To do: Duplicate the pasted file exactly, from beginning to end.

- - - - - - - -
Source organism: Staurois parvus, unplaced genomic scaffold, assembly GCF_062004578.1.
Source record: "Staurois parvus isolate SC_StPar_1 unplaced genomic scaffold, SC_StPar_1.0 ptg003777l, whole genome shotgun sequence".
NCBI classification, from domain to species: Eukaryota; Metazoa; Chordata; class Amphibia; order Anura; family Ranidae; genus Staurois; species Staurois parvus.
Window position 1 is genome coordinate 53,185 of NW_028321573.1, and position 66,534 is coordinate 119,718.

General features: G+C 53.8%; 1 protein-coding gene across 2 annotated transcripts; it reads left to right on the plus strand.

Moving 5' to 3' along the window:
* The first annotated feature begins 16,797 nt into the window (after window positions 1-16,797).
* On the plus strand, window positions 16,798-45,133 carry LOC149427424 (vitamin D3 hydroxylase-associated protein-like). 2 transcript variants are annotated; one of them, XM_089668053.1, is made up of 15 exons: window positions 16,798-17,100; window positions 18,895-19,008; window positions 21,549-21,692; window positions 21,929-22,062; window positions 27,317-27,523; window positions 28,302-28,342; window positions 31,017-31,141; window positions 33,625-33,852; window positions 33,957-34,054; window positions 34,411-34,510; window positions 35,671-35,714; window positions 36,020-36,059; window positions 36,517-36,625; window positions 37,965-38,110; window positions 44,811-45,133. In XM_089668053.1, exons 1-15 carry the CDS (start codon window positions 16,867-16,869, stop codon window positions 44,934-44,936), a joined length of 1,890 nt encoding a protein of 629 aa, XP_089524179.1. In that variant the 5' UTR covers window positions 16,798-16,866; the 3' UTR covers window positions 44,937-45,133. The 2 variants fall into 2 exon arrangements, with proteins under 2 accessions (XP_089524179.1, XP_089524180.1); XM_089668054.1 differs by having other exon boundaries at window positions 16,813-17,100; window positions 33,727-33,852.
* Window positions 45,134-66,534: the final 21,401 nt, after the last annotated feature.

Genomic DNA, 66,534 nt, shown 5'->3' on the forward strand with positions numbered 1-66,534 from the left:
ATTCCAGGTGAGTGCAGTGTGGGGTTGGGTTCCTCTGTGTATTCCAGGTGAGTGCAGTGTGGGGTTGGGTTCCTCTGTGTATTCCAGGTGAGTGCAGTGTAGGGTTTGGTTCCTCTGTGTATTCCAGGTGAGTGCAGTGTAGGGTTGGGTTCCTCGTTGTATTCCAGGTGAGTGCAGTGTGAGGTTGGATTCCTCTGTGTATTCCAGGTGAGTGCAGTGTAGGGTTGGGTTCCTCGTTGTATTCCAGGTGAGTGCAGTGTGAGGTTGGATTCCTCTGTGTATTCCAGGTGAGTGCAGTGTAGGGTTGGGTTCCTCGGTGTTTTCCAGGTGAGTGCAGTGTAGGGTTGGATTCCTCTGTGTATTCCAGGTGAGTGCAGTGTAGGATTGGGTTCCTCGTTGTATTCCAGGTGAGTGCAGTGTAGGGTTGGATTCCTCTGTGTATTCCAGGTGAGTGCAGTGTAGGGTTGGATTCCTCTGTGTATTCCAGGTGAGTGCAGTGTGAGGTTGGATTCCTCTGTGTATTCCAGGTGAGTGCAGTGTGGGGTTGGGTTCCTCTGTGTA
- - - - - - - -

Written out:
Source organism: Staurois parvus, unplaced genomic scaffold, assembly GCF_062004578.1.
Source record: "Staurois parvus isolate SC_StPar_1 unplaced genomic scaffold, SC_StPar_1.0 ptg003777l, whole genome shotgun sequence".
NCBI classification, from domain to species: Eukaryota; Metazoa; Chordata; class Amphibia; order Anura; family Ranidae; genus Staurois; species Staurois parvus.
Window position 1 is genome coordinate 53,185 of NW_028321573.1, and position 66,534 is coordinate 119,718.

General features: G+C 53.8%; 1 protein-coding gene across 2 annotated transcripts; it reads left to right on the plus strand.

Moving 5' to 3' along the window:
* The first annotated feature begins 16,797 nt into the window (after window positions 1-16,797).
* On the plus strand, window positions 16,798-45,133 carry LOC149427424 (vitamin D3 hydroxylase-associated protein-like). 2 transcript variants are annotated; one of them, XM_089668053.1, is made up of 15 exons: window positions 16,798-17,100; window positions 18,895-19,008; window positions 21,549-21,692; window positions 21,929-22,062; window positions 27,317-27,523; window positions 28,302-28,342; window positions 31,017-31,141; window positions 33,625-33,852; window positions 33,957-34,054; window positions 34,411-34,510; window positions 35,671-35,714; window positions 36,020-36,059; window positions 36,517-36,625; window positions 37,965-38,110; window positions 44,811-45,133. In XM_089668053.1, exons 1-15 carry the CDS (start codon window positions 16,867-16,869, stop codon window positions 44,934-44,936), a joined length of 1,890 nt encoding a protein of 629 aa, XP_089524179.1. In that variant the 5' UTR covers window positions 16,798-16,866; the 3' UTR covers window positions 44,937-45,133. The 2 variants fall into 2 exon arrangements, with proteins under 2 accessions (XP_089524179.1, XP_089524180.1); XM_089668054.1 differs by having other exon boundaries at window positions 16,813-17,100; window positions 33,727-33,852.
* Window positions 45,134-66,534: the final 21,401 nt, after the last annotated feature.

Genomic DNA, 66,534 nt, shown 5'->3' on the forward strand with positions numbered 1-66,534 from the left:
ATTCCAGGTGAGTGCAGTGTGGGGTTGGGTTCCTCTGTGTATTCCAGGTGAGTGCAGTGTGGGGTTGGGTTCCTCTGTGTATTCCAGGTGAGTGCAGTGTAGGGTTTGGTTCCTCTGTGTATTCCAGGTGAGTGCAGTGTAGGGTTGGGTTCCTCGTTGTATTCCAGGTGAGTGCAGTGTGAGGTTGGATTCCTCTGTGTATTCCAGGTGAGTGCAGTGTAGGGTTGGGTTCCTCGTTGTATTCCAGGTGAGTGCAGTGTGAGGTTGGATTCCTCTGTGTATTCCAGGTGAGTGCAGTGTAGGGTTGGGTTCCTCGGTGTTTTCCAGGTGAGTGCAGTGTAGGGTTGGATTCCTCTGTGTATTCCAGGTGAGTGCAGTGTAGGATTGGGTTCCTCGTTGTATTCCAGGTGAGTGCAGTGTAGGGTTGGATTCCTCTGTGTATTCCAGGTGAGTGCAGTGTAGGGTTGGATTCCTCTGTGTATTCCAGGTGAGTGCAGTGTGAGGTTGGATTCCTCTGTGTATTCCAGGTGAGTGCAGTGTGGGGTTGGGTTCCTCTGTGTA